Bisphosphonate (BP)-associated osteonecrosis of the jaw (ONJ) is mostly reported in patients receiving intravenous zoledronic acid and pamidronate. The purpose of this study was to develop a cohort of Multiple Myeloma (MM) patients and assess whether demographics, preexisting dental conditions and/or poor overall dental health are associated with ONJ incidence during cancer therapy. We collected a cohort of 230 pre-stem cell transplant MM patients, including 93 females and 137 males. Most were Caucasian (63%) or African American (35%) and 71.3% were using BPs; including 57% taking zometa, 20% taking pamidronate and 6% having taken both. Thirty three patients developed ONJ (14.3%) while under study. All assessments were made using logistic regression. There was a significant correlation between developing ONJ and having used pamidronate or both BPs. Further, a significant correlation was found among those with oral intra-bony myeloma lesions, those who had a dental procedure performed and in those with moderate to severe periodontal disease or in those with moderate to severe activity in their periodontal disease ( p < 0.05). No other disease category or demographic showed significance. Additionally, we present outcome data from this study with follow-up out to three years, looking at the time of dental exam to current MM status (relapse), other co-morbidities or death. We conclude that there are several factors that may increase a patients’ chance to develop ONJ. Namely, the administration of pamidronate alone or with zoledronic acid, presence of oral lesions, periodontal severity and activity, and dental procedures; all significantly increase probability to develop ONJ.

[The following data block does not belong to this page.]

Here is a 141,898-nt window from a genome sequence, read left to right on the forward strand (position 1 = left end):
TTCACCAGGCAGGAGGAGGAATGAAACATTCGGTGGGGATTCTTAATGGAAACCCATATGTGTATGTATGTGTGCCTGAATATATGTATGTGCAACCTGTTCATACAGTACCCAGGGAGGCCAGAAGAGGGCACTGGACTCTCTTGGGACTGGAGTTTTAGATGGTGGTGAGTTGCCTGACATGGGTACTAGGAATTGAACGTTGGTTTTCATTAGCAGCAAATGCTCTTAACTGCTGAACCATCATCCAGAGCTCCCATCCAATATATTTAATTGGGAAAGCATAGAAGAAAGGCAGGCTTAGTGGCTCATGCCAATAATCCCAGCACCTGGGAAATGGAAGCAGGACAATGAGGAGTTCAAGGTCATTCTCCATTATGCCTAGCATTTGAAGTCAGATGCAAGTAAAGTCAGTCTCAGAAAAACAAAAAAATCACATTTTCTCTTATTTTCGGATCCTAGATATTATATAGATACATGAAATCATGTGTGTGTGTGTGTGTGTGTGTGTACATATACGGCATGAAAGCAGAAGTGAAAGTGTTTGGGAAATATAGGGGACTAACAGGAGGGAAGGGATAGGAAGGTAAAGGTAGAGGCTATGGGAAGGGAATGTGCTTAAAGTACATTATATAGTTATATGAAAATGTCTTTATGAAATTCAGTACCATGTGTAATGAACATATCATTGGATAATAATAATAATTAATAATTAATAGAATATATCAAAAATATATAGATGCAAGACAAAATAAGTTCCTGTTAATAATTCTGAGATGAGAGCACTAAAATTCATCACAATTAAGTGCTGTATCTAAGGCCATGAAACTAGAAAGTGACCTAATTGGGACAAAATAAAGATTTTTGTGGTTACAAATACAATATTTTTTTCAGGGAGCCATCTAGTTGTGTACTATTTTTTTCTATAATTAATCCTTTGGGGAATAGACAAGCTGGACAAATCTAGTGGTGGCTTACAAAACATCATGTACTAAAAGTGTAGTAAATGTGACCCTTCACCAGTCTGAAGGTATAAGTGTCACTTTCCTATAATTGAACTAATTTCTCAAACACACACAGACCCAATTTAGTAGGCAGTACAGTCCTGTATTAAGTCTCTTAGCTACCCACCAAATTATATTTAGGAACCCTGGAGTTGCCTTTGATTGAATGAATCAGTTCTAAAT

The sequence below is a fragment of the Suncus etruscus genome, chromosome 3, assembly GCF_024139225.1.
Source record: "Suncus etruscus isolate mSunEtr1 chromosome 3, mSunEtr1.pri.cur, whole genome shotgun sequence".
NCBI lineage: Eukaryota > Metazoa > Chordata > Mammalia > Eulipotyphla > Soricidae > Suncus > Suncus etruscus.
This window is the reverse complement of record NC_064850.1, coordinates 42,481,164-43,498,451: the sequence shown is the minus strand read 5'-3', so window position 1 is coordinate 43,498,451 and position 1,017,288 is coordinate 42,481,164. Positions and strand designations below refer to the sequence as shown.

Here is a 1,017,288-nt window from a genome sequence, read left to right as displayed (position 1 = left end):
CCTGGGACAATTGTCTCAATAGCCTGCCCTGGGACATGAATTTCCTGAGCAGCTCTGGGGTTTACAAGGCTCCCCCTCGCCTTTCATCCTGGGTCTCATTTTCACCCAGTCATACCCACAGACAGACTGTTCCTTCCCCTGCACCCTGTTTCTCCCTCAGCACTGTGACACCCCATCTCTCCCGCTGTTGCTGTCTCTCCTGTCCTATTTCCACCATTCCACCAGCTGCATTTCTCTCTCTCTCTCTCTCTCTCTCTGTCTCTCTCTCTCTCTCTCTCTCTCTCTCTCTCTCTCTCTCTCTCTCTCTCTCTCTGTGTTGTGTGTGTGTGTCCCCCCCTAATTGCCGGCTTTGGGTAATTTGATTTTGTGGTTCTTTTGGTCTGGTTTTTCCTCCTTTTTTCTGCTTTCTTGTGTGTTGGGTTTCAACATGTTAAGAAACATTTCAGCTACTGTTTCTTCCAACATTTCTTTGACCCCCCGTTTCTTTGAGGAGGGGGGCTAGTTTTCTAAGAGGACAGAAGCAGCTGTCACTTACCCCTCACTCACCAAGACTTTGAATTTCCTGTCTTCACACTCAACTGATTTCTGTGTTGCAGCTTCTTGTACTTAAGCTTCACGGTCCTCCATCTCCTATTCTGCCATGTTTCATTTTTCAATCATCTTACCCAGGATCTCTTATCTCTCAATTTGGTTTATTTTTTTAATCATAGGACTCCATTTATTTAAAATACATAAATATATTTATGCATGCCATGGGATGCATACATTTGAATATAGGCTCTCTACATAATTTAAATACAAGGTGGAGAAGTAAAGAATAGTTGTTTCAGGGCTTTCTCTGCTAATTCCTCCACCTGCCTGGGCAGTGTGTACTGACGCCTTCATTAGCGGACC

Conflict of interest: None declared.